Harvest festivals in the United States are often associated with fall festivals. However, harvest times throughout the world in different climate zones vary considerably. Food harvests are important to most peoples around the globe, and they hold their harvest fairs at whatever time of year is appropriate for their location. Many of the best harvest events also play roles as food festivals. For instance, the famous Munich Oktoberfest was originally an agricultural show combined with celebrating the end of a long farm season with drinking home-brewed beer and feasting on traditional Bavarian foods.
In most northern climes, harvest festivals do coincide with the autumn months. This is true of the Moon Festival celebrated in China and certain other countries in Asia. It is also called the Harvest Moon Festival and the Mid-Autumn Festival. It has been celebrated for more than 3,000 years. Many of the features that once related to harvesting food crops have now disappeared, but it is still a time for families to gather and enjoy feasts together, and there are certain special foods associated with it.
Among the best harvest events in the United States is Thanksgiving—the quintessential celebration of harvest and plenty of food to go around. This event, now a national holiday in the United States (and Canada) originated in the early 1700s when settlers chose a certain day after all the work to harvest crops was finished to feast and give thanksgiving for their bounty.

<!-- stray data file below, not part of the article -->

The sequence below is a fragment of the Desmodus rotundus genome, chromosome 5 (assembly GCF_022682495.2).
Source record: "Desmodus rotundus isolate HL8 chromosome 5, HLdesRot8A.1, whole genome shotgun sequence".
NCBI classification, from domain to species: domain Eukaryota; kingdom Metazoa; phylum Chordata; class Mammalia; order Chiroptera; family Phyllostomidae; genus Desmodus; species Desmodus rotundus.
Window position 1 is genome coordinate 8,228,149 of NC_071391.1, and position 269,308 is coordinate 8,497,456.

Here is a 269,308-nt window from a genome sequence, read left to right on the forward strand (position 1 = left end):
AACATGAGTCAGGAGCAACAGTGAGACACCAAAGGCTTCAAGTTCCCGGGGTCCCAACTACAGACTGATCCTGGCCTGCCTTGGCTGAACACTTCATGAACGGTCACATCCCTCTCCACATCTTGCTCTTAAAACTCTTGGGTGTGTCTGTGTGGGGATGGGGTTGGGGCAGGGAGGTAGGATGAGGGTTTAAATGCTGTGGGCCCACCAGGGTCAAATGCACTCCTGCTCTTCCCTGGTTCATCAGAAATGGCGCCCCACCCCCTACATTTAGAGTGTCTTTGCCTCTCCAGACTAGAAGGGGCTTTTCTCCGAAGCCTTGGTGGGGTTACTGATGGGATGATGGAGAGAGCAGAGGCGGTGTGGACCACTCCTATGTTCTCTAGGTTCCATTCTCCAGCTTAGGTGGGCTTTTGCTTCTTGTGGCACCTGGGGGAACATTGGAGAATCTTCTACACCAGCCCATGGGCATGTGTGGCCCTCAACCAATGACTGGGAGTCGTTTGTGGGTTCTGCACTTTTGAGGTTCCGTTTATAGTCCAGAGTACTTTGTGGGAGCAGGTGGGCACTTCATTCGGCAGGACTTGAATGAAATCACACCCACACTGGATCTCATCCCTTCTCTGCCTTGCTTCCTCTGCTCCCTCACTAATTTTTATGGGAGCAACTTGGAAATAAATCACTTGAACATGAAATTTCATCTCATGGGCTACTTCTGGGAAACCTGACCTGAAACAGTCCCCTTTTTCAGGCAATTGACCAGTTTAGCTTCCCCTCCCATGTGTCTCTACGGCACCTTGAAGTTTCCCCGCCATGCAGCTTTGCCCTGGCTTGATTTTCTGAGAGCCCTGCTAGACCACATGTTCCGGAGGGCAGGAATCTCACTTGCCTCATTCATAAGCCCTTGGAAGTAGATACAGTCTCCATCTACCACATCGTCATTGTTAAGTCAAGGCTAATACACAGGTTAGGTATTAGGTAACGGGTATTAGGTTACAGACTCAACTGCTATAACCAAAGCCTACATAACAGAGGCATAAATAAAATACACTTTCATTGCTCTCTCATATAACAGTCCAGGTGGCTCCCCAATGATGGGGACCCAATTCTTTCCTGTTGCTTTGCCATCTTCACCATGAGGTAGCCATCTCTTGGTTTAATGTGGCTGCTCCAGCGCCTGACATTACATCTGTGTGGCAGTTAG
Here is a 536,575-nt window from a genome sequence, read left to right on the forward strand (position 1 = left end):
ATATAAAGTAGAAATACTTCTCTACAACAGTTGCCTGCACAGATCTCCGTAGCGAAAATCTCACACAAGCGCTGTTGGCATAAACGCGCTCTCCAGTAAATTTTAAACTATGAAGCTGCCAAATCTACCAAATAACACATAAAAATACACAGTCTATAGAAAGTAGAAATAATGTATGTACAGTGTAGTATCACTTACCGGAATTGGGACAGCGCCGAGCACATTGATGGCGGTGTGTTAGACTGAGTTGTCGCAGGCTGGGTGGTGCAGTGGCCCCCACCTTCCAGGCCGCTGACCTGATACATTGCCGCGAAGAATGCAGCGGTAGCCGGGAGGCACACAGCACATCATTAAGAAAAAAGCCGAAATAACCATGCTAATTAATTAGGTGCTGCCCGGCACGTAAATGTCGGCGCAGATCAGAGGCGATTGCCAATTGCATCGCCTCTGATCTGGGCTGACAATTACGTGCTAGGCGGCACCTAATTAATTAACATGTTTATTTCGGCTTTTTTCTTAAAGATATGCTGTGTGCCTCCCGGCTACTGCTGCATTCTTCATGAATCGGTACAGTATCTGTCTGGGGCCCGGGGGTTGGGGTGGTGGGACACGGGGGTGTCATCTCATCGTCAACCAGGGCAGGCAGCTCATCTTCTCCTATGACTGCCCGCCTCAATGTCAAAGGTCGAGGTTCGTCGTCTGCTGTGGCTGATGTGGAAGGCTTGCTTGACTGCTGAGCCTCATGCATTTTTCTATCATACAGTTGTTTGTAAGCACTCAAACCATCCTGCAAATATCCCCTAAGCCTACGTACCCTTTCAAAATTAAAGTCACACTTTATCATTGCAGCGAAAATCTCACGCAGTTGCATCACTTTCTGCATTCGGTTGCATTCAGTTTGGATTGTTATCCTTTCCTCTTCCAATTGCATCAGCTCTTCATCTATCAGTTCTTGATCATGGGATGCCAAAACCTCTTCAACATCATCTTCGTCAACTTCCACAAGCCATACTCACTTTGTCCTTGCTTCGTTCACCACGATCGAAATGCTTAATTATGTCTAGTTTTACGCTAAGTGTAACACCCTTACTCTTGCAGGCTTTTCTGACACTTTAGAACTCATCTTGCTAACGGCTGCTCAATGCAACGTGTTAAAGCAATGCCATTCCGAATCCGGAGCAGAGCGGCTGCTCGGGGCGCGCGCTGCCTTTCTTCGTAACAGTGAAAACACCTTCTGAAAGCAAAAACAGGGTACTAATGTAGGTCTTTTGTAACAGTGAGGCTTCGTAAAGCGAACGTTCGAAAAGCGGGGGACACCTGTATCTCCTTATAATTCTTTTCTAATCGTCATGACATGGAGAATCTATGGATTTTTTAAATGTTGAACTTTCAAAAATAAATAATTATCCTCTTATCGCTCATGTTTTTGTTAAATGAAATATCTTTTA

The exact timing of harvest events is usually around the optimal harvest time of whatever crop dominates that region. In regions with climates like New England, it is the apple crop and other orchard fruits that dominate. In these places, you will find harvest festivals like the Apple Harvest Festival in Southington, Connecticut. In other New England areas, it might be a maple syrup or pumpkin festival. Argentina is becoming more and more respected for its fine wines. Here you will find a Grape Harvest Festival celebrated in March because spring is the harvest time in the Southern Hemisphere.
The best harvest events will still showcase the traditions upon which they were originally based. Most true harvest fairs originally involved some aspect of farming, crops, and harvest. The best of today's still do. Every state has a state fair. There are numerous county fairs, most of which still offer events like tractor pulls, 4H exhibits, farm animal prize competitions, country cooking competitions, and even rodeo events. Many of these, like the Sandwich Fair in New Hampshire, have grown to include a carnival complete with rides and midways. Sometimes, they will include food festivals to highlight the region's cuisine.
For some regions, the "crop" that dominates is the bounty of the sea. Thus, you have the October Gulf Coast Shrimp Festival, which is particularly celebrated in Alabama. Similarly, there is the Galway International Oyster Festival held in September to mark the beginning of the oyster season in that part of Ireland. Tourist boards, chambers of commerce, and commercial promoters everywhere have piggy-backed on traditional harvest festivals to introduce all kinds of festivals from spectacular retail sales events and haute couture fashion shows to international music festivals.